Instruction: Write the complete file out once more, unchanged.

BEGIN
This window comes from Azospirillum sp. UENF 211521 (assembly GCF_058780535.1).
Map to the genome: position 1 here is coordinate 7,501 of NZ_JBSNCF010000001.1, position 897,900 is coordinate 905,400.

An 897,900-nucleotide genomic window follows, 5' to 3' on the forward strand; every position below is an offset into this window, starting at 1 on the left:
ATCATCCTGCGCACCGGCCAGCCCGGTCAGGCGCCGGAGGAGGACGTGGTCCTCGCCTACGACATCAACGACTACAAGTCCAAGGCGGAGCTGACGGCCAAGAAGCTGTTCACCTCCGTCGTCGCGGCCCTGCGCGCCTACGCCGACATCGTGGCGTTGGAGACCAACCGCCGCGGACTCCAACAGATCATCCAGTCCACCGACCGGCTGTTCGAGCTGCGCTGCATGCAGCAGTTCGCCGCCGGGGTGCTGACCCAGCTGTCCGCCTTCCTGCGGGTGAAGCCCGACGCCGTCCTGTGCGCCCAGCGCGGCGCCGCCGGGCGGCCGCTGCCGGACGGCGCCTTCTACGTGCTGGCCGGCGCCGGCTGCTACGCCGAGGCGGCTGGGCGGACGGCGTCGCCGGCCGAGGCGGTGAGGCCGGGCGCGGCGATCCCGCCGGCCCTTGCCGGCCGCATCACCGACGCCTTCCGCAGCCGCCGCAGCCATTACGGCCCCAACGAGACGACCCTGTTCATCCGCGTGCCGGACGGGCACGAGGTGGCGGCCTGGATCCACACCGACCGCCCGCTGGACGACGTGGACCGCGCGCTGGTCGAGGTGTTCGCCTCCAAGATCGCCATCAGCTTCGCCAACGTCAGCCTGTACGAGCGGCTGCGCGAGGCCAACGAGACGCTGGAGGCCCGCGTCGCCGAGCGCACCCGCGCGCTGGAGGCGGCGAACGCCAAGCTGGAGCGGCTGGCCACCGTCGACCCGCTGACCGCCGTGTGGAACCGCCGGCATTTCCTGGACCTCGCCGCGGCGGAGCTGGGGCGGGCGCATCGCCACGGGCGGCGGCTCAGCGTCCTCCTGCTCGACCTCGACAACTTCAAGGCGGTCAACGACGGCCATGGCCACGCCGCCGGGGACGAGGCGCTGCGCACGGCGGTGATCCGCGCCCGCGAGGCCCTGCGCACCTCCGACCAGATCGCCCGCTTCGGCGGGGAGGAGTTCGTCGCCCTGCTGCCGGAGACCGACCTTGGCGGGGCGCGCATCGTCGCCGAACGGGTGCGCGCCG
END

This window comes from Azospirillum sp. UENF 211521 (assembly GCF_058780535.1).
Map to the genome: position 1 here is coordinate 7,501 of NZ_JBSNCF010000001.1, position 897,900 is coordinate 905,400.

An 897,900-nucleotide genomic window follows, 5' to 3' on the forward strand; every position below is an offset into this window, starting at 1 on the left:
ATCATCCTGCGCACCGGCCAGCCCGGTCAGGCGCCGGAGGAGGACGTGGTCCTCGCCTACGACATCAACGACTACAAGTCCAAGGCGGAGCTGACGGCCAAGAAGCTGTTCACCTCCGTCGTCGCGGCCCTGCGCGCCTACGCCGACATCGTGGCGTTGGAGACCAACCGCCGCGGACTCCAACAGATCATCCAGTCCACCGACCGGCTGTTCGAGCTGCGCTGCATGCAGCAGTTCGCCGCCGGGGTGCTGACCCAGCTGTCCGCCTTCCTGCGGGTGAAGCCCGACGCCGTCCTGTGCGCCCAGCGCGGCGCCGCCGGGCGGCCGCTGCCGGACGGCGCCTTCTACGTGCTGGCCGGCGCCGGCTGCTACGCCGAGGCGGCTGGGCGGACGGCGTCGCCGGCCGAGGCGGTGAGGCCGGGCGCGGCGATCCCGCCGGCCCTTGCCGGCCGCATCACCGACGCCTTCCGCAGCCGCCGCAGCCATTACGGCCCCAACGAGACGACCCTGTTCATCCGCGTGCCGGACGGGCACGAGGTGGCGGCCTGGATCCACACCGACCGCCCGCTGGACGACGTGGACCGCGCGCTGGTCGAGGTGTTCGCCTCCAAGATCGCCATCAGCTTCGCCAACGTCAGCCTGTACGAGCGGCTGCGCGAGGCCAACGAGACGCTGGAGGCCCGCGTCGCCGAGCGCACCCGCGCGCTGGAGGCGGCGAACGCCAAGCTGGAGCGGCTGGCCACCGTCGACCCGCTGACCGCCGTGTGGAACCGCCGGCATTTCCTGGACCTCGCCGCGGCGGAGCTGGGGCGGGCGCATCGCCACGGGCGGCGGCTCAGCGTCCTCCTGCTCGACCTCGACAACTTCAAGGCGGTCAACGACGGCCATGGCCACGCCGCCGGGGACGAGGCGCTGCGCACGGCGGTGATCCGCGCCCGCGAGGCCCTGCGCACCTCCGACCAGATCGCCCGCTTCGGCGGGGAGGAGTTCGTCGCCCTGCTGCCGGAGACCGACCTTGGCGGGGCGCGCATCGTCGCCGAACGGGTGCGCGCCG